Motherhood is beyond gender, says Pune’s first transgender mother Gauri Sawant

Hindustan Times, Pune | ByAnanya Barua
May 14, 2018 03:37 PM IST

Sawant became a mother after adopting 16-year-old Gayatri, who was orphaned in 2001, after her birth mother, a sex worker, died due to HIV.

Do not label motherhood to a particular gender, said Gauri Sawant, a transgender activist, while sharing her experience of motherhood during an event on Sunday. Sawant is the first transgender mother in the city.

Gauri Sawant.(Ravindra Joshi/HT Photo)
Gauri Sawant.(Ravindra Joshi/HT Photo)

“Motherhood is beyond gender; it is more of a behaviour,” said Sawant, who was speaking at a talk show Gauri Sawant: The Extra Ordinary Story Of The First Transgender Mother, organised by an NGO Creating Possibilities, at Elysium Banquets, Dhole road.

On the occasion, Sawant shared her story of realising her identity as a transgender, the challenges faced while embracing Gauri from Ganesh, her birth name, and her tryst with motherhood. “Motherhood was a blessing for me. It was beyond any label which decided whether I could or could not be a mother. It is a feeling of caring and nurturing another individual and it can be experienced by anyone, not just the one who gave birth to the individual in question,” said 37-year-old Sawant.

She became a mother after adopting 16-year-old Gayatri, who was orphaned in 2001, after her birth mother, a sex worker, died due to HIV. “She was about to be sold off by her grandmother to a dealer in Sonagachi for around 5 lakh when I found her. I was told that a sex worker’s daughter will also be one. I could not accept someone else deciding her fate. That day, I held her by the hand and brought her into my life. Following that day, the way she has embraced me and my life is beyond anything i can express. In short, she has enlightened my life. She is my strength,” said Sawant.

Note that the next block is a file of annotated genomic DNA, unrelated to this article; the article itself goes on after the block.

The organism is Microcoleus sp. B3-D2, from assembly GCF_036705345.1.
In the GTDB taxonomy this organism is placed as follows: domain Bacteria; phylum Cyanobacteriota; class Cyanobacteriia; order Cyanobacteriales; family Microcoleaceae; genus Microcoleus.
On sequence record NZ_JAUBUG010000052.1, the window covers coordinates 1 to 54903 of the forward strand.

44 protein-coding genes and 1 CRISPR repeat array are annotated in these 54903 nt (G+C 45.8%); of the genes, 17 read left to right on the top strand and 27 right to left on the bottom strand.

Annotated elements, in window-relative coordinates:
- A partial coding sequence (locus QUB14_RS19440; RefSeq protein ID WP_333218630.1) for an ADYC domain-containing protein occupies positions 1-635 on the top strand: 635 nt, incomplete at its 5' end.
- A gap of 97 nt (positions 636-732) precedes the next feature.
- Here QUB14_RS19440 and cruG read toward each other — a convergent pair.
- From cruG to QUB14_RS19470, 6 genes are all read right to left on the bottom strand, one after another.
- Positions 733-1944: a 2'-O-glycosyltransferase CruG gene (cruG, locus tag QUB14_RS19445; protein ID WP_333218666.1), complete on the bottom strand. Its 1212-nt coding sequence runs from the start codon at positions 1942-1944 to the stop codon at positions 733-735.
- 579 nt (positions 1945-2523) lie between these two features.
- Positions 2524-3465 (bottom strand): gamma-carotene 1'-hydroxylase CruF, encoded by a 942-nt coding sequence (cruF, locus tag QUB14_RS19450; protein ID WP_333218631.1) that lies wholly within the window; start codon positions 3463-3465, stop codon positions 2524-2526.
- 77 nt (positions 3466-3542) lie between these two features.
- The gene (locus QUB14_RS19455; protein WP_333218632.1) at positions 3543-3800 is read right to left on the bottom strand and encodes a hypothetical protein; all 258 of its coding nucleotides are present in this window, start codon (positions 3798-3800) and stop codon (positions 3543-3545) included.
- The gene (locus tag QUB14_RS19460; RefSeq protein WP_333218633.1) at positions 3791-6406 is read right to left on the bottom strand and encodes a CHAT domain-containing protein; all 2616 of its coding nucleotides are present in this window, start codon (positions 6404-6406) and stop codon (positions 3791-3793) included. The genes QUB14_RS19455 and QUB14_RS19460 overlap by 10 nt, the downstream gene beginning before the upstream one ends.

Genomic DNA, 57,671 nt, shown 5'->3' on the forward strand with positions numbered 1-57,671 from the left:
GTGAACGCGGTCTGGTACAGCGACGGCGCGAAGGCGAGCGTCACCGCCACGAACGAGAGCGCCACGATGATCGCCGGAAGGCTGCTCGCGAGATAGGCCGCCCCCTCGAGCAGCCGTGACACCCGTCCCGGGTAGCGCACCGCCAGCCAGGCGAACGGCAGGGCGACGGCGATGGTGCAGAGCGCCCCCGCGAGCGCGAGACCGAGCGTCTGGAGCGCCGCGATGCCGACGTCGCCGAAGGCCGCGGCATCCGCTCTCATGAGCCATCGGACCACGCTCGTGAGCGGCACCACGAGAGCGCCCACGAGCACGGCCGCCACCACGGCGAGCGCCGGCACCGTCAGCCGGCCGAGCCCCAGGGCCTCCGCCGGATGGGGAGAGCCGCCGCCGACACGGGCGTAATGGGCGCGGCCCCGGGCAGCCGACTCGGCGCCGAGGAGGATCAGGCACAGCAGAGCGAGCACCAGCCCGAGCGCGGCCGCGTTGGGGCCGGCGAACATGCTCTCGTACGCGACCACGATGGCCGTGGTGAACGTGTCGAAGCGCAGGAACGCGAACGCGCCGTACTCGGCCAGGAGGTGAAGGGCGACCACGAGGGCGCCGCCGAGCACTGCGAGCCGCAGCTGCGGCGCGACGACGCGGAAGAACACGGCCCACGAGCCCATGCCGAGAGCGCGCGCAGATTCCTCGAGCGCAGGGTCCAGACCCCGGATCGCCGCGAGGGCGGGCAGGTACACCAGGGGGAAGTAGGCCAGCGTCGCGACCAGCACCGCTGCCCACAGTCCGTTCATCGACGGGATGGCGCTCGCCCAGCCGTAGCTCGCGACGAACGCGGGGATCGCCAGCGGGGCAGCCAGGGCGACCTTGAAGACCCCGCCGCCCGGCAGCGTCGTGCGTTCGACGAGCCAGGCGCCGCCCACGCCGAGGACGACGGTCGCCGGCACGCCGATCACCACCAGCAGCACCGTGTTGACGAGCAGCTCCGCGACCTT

She is also the petitioner of the National Legal Services Authority (NALSA), which ushered in the landmark judgement of the Supreme Court in 2014, recognising the fundamental and civil rights of transgenders.

Sharing her life story and how she has learnt the importance of freedom, Sawant added, “When I left home to cease my own fate and realise my identity, I felt like Cinderella. I felt the taste of freedom for the first time ever. I want my daughter to have the same and more, like any other mother. I want her to realise her own fate and create the best version of it.”

The event, meant to celebrate the day while spreading awareness about the community, was organised by Rhythm Wagholikar, founder of Creating Possibilities. Wagholikar is also planning to write a book on the transgender community.

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